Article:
One day as I was sitting in the living room by myself, I had an open vision, although at the time I would have been hard-pressed to explain what it was. In this vision I saw a man standing before me. As I looked upon him, everything in me longed to love this stranger. This sudden surge of intense desire from the core of my core to love this unknown man standing before me puzzled me greatly. “I don’t know who you are, but I know I am supposed to love you,” I said as I gazed upon him, “But I don’t love you…I am sorry. I know I should, but I don’t...I don't know you.” This man was silent during the whole time, yet my heart was awakened to love this unknown person.
You have to understand, I didn’t know anything about Christ. I didn’t know that he was crucified on a Cross on my behalf so that I could know the God of love intimately and live my life for His glory. My parents were wonderful parents, but they didn’t know the Lord. With the exception of a few visits to Sunday school when I was around five, we did not attend church. I had no exposure to the teachings of the Scriptures. Although I was taught certain principles that have biblical origins, they did not instruct me in the way of the Lord. Yet, at the time of this encounter, I had this, "Should I know you," sense deep within. I suspected that it was this Jesus that I had vaguely heard about, but lacked any understanding as to who He was.
Prior to leaving for college, an old friend gave me an extra Bible that she had with the instruction to read the book of Matthew. My response—Where is the book of Matthew? This was the first time I had ever read the Bible. A month later at college someone did take the time to explain to me who Jesus Christ was. So at seventeen years old, I surrendered my life to Christ and became a new creation in Him! (2 Corinthians 5:17)
No longer did I have to say, "Should I know you?” Rather, the words burned within, "You are the Christ, the Son of the living God." (Matthew 16:16)
There are many within your sphere that you are called to tell, explain, and teach the Truth of the gospel. Many of the emerging generation today stand ignorant concerning the things of God, namely the glorious splendor of Christ Jesus. Be bold! Allow the Spirit of God to fill you afresh so that you may go forth as a father and mother to this generation! Tell them of what Jesus has done in your life. Explain the reality of a relationship with Christ. Teach them to obey all that Christ has commanded!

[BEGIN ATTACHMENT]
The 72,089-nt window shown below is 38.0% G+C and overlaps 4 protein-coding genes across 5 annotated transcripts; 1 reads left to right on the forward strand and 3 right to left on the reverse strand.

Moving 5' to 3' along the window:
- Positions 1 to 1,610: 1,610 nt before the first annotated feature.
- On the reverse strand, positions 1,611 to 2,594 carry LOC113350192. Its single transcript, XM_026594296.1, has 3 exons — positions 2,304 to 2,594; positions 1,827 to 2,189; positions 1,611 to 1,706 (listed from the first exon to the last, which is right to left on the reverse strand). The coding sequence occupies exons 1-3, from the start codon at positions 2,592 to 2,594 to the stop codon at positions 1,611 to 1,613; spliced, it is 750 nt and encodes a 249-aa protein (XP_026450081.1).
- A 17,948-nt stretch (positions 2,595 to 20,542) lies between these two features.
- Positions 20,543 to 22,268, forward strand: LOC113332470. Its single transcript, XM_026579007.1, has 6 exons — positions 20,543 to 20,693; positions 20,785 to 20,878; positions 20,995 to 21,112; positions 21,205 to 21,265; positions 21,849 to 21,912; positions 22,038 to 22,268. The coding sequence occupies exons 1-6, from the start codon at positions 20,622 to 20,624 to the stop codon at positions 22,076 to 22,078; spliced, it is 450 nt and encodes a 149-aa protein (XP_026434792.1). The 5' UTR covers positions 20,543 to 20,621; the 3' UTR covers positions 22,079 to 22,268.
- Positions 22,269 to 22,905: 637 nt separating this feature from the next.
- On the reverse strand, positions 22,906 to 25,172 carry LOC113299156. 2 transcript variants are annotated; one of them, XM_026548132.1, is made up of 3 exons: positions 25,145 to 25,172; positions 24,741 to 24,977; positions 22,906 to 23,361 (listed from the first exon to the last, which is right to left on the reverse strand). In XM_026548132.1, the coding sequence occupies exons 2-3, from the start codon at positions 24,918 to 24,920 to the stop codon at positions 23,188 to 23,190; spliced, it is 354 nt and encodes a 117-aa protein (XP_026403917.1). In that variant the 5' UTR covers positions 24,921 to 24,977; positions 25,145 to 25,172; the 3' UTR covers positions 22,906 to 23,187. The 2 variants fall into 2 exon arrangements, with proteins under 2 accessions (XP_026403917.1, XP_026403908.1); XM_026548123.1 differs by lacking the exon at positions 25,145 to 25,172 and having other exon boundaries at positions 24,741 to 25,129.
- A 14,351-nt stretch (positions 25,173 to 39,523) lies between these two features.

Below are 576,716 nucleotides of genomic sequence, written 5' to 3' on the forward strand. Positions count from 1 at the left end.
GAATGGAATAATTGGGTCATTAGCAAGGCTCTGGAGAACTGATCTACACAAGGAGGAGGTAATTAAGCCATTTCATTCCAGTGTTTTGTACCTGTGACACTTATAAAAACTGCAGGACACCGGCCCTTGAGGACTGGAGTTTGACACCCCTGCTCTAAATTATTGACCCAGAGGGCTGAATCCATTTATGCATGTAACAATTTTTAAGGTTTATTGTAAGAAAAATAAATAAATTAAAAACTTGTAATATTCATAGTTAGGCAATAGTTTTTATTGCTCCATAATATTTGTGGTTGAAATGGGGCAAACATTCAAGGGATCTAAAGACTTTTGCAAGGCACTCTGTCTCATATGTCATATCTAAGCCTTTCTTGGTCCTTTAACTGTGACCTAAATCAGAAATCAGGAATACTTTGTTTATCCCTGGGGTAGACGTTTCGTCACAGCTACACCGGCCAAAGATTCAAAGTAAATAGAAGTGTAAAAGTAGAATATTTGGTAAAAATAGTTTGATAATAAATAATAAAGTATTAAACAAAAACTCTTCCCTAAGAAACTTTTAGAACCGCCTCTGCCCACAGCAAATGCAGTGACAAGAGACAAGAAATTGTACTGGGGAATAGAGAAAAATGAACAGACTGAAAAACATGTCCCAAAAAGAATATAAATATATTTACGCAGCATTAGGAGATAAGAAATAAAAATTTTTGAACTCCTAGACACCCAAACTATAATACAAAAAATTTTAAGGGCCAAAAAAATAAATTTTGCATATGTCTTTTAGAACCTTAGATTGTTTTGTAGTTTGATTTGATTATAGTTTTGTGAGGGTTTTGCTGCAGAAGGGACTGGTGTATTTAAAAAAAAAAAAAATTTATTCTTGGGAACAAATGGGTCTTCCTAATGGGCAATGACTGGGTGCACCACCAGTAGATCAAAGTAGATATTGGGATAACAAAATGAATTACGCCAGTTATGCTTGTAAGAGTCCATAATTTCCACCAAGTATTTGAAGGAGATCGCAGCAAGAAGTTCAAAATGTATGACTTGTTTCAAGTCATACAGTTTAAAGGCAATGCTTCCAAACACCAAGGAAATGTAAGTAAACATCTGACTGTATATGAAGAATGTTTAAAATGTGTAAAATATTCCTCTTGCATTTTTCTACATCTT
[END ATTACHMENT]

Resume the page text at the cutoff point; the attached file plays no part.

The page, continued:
May Judges 2:10 not be said of our emerging generation(s) during our watch:
"After that whole generation had been gathered to their fathers, another generation grew up, who knew neither the LORD nor what he had done for Israel."
Many in the emerging generation, however, are afraid to trust. Being mentored is a vulnerable thing if it is going to work. Mentors can also make mistakes and hurt our feelings just because they are human. Is the younger generation willing to humble itself to its mentors?
That is a pretty direct statement yet, alas, why beat around the bush? *smile*
Show me a humble mentor and I'll show you humble son.
Humble mentors are out there. Often it requires some risks on the mentees part in finding those willing to mentor. I am not saying that my generation has not failed the younger one - we have. Forgive us. However, in my experience, I have also seen numerous, in the younger generation, insist on their independence and ignore the advice of the mentor. Many have been hurt. Trust is hard. I understand that. I have been hurt by my mentor many times because he is human. Still I knew that, in spite of it, he cared and believed in me; thus I had to push back being offended and trust him and submit to his authority when nothing in me wanted to. It was more about my learning about submission to authority and not being offended than it was about anything he did as "failure"
Let me add that, in my opinion, someone who has not been "broken" is not fit to lead, father, mentor, whatever you call it. That is my experience/opinion in observing this process of mothering/fathering. The breaking certainly ushers in humility. For me, I find it difficult to trust a non broken person with the "pearls" of my life.